The old adage, "an ounce of prevention is worth a pound of cure" is particularly true when you are dealing with the tax man.Although this article assumes that the reader/taxpayer is a Canadian resident, is subject to the Income Tax Act ("ITA") and will be dealing with the Canada Revenue Agency ("CRA") similar principles may cautiously be applied to other common law jurisdiction like the U.S.A. and England.Taxing statutes are some of the most complex written documents known to mankind; so expert accounting and legal advice is needed to avoid their many pitfalls.
This article is designed to alert the reader to the concerns that should to be addressed before structuring, or restructuring, your business affairs or engaging in a tax reduction strategy you heard was 'great.'.Evasion Versus Avoidance.
Evasion is an offence under §239(1)(d) of the ITA and unlike the enforcement provisions creating civil penalties (§§162 ? 163 ITA), or regulatory offences (§238), evasion is a true criminal offence: R. v. Knox Contracting Ltd.,  2 S.
C.R. 338 at 346-348 and R.
v. Klundert (2004), 242 D.L.R. (4th) 644 per Doherty, J.
A. at §32.Avoidance is structuring your affairs to minimize or defer taxes without violating the provisions of the ITA, however, is not a crime (Hickman Motors Ltd. v. Canada,  2 S.C.
R. 336 McLachlin J. at §8).Structuring Your Affairs.It is a fundamental principle of tax law that "[e]very man is entitled if he can to order his affairs so as that the tax attaching under the appropriate Acts is less than it otherwise would be": Inland Revenue Commissioners v.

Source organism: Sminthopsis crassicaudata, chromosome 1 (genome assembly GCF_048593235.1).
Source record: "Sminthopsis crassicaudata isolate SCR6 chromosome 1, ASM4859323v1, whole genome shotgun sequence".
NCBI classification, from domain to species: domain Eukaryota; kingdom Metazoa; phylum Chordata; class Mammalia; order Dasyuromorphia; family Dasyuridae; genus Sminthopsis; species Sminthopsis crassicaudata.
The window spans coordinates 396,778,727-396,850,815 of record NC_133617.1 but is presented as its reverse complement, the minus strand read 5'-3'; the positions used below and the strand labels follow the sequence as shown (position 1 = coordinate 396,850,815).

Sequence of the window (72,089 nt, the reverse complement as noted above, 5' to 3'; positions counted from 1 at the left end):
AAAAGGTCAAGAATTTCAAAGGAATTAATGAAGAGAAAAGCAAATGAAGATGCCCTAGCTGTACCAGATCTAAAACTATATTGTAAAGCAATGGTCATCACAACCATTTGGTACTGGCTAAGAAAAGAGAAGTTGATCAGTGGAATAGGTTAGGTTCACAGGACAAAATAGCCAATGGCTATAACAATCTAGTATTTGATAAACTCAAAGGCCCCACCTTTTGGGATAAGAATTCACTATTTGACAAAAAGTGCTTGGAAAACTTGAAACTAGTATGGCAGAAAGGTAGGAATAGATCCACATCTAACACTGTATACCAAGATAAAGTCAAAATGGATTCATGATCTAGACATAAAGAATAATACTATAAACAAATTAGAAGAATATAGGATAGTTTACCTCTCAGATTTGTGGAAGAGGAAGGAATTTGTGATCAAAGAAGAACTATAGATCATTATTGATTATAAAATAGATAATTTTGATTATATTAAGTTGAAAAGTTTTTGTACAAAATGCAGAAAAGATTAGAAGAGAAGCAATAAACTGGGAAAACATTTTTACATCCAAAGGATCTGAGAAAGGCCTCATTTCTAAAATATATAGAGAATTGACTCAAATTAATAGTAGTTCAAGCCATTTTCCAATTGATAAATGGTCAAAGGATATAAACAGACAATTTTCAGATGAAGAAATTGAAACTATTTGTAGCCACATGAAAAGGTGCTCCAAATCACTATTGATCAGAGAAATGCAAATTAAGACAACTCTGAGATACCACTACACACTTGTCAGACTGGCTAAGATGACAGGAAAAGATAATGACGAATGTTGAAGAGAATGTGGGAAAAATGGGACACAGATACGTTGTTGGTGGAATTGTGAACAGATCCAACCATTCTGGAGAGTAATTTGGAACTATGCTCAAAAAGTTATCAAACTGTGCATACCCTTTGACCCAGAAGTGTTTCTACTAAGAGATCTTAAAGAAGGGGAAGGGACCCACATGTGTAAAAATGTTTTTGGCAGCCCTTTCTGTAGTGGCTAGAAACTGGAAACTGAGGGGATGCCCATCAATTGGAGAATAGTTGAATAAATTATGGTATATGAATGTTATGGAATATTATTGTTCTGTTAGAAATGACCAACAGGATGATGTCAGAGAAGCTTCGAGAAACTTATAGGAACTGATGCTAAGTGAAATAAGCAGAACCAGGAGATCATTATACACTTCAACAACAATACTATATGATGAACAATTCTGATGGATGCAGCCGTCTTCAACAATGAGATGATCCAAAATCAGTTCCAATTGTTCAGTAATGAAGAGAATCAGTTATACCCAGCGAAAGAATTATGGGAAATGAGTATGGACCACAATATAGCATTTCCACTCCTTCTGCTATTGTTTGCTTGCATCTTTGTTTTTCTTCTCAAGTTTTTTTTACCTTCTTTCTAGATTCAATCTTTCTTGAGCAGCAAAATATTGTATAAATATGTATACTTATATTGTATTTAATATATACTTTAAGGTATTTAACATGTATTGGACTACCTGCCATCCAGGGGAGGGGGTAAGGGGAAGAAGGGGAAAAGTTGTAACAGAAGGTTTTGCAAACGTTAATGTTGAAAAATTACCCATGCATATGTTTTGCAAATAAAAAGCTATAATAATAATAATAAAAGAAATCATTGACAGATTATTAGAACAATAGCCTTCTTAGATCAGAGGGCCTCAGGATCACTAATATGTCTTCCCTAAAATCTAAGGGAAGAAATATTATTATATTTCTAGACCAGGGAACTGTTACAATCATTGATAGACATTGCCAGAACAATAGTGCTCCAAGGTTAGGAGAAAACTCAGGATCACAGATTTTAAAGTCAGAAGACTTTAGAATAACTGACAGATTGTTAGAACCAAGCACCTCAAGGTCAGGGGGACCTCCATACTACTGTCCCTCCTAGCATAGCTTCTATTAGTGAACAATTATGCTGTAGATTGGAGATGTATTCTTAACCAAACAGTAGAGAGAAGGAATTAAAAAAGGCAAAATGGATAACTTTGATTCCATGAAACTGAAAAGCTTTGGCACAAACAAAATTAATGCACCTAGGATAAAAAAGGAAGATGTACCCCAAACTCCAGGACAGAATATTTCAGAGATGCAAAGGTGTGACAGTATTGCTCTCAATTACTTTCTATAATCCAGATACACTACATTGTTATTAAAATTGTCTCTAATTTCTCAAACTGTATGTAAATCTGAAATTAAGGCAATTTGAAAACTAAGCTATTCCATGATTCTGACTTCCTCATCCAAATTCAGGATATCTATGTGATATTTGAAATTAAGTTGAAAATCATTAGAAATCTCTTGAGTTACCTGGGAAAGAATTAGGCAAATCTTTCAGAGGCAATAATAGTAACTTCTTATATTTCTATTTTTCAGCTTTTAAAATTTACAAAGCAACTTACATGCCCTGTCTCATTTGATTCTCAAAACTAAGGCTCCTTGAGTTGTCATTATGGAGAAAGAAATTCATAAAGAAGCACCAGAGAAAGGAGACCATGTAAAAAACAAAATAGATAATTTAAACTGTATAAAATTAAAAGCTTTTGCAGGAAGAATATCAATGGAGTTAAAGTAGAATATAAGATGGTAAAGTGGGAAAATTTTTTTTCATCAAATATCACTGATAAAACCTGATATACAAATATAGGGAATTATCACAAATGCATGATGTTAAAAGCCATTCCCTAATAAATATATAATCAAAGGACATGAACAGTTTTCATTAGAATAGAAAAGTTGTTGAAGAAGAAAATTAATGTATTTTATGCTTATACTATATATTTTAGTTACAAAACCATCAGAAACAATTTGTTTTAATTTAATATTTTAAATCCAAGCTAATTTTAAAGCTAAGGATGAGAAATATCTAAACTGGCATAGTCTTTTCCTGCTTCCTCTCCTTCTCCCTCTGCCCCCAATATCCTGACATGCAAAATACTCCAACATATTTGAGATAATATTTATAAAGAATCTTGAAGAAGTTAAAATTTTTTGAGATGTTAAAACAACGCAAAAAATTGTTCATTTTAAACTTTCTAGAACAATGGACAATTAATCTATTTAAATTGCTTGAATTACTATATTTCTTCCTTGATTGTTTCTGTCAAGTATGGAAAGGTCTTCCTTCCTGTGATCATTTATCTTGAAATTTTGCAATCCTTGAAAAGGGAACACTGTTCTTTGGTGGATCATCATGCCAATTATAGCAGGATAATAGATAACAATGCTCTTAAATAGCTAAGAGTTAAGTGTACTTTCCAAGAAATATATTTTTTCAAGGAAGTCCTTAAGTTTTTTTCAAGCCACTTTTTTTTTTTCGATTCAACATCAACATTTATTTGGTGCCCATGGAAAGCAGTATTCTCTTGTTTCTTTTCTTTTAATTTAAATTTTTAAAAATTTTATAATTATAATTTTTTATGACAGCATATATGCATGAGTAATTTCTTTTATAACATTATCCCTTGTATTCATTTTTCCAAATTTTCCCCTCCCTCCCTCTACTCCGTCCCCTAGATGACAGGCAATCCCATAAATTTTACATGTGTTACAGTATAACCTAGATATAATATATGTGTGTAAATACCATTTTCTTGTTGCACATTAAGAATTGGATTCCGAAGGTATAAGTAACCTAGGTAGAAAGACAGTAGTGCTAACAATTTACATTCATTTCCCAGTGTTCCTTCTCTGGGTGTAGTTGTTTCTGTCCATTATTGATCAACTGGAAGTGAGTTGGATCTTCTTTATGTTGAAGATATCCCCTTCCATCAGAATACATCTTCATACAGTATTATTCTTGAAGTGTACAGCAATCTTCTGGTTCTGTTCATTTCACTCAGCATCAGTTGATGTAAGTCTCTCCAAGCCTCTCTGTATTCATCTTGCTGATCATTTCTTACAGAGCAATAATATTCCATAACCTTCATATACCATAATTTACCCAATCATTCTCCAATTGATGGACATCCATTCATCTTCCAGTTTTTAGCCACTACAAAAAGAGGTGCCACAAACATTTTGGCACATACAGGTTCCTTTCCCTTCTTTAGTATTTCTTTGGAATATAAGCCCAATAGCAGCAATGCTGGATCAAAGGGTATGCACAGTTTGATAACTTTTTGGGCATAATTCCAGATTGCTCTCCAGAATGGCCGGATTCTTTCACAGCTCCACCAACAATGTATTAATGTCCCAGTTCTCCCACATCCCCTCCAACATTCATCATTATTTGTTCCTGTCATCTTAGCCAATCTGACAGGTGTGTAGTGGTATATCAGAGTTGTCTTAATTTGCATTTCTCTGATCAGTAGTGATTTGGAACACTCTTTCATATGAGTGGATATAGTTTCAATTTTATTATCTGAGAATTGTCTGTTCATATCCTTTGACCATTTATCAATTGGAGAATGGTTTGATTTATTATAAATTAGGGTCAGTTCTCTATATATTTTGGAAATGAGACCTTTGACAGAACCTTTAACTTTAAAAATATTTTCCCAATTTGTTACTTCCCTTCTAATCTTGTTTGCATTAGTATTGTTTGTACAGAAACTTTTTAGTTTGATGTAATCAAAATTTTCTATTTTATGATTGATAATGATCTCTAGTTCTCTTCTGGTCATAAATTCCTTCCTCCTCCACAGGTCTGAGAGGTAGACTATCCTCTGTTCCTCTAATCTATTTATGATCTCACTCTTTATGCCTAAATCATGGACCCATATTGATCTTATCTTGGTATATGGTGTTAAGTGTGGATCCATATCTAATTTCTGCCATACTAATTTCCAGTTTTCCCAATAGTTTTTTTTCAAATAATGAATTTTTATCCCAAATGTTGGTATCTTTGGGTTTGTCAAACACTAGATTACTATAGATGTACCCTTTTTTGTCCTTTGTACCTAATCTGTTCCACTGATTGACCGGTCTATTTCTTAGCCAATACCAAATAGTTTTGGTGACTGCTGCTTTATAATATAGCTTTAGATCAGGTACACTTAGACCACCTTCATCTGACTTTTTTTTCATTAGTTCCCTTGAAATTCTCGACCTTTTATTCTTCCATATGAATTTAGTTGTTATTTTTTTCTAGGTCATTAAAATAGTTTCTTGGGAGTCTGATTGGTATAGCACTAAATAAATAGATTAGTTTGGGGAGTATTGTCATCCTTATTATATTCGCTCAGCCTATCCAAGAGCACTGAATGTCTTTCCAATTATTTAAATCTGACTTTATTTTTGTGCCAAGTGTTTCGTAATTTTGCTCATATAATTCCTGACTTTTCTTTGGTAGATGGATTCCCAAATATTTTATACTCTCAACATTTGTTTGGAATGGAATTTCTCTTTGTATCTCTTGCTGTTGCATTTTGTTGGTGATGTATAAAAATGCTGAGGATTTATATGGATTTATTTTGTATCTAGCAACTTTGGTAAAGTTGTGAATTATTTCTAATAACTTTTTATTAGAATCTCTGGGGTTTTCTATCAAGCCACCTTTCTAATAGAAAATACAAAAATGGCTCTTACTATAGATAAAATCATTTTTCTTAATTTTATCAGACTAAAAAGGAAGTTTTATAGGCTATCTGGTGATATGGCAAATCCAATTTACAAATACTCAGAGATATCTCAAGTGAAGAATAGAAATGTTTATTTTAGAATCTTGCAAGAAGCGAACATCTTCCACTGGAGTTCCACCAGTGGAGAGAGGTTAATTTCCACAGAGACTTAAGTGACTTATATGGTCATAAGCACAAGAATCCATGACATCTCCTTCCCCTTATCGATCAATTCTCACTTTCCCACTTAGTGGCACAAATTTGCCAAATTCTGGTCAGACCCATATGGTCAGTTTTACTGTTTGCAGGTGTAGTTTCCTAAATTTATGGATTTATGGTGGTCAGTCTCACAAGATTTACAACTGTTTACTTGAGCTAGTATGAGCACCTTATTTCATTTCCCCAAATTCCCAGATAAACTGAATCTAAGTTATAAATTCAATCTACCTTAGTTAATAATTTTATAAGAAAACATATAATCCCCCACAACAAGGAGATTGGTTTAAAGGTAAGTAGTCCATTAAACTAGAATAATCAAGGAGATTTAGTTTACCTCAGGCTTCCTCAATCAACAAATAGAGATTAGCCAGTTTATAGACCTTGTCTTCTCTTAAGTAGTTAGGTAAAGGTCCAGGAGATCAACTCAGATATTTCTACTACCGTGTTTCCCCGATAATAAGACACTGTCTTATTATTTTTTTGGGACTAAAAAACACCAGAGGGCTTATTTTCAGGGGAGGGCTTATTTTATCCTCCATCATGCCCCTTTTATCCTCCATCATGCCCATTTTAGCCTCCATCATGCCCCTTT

Westminster (Duke of),  A.C. 1 (H.L.
), at p. 19, per Lord Tomlin.As Wilson J. put it in Stubart Investments Ltd. v. The Queen,  1 S.
C.R. 536 (S.C.C.
), at p. 540, "[a] transaction may be effectual and not in any sense a sham (as in this case) but may have no business purpose other than the tax purpose".Tax Policy.Some so-called loopholes in the ITA are actually provisions designed to achieve a particular policy objective for Parliament.One kind of behaviour may be thought to be beneficial and it is given a preferential tax treatment (e.
g., tax shelters) while another may be considered detrimental to public policy objectives or revenue generation and it is subject to a higher level of taxation (e.g.
, §219 ITA). It is the complexity of these competing interests which help make income tax as complex as it is.It is imperative that any taxpayer, who wants to structure their affairs to achieve a particular benefit, should consult their tax accountant and/or their tax lawyer to get expert advice before they do anything.Your situation is unique and so too is the solution to your circumstances ? there is no substitute for expert advice tailored for you. For large transactions your tax advisers may even recommend obtaining an advance tax ruling from CRA (see Information Circular IC 70-6R).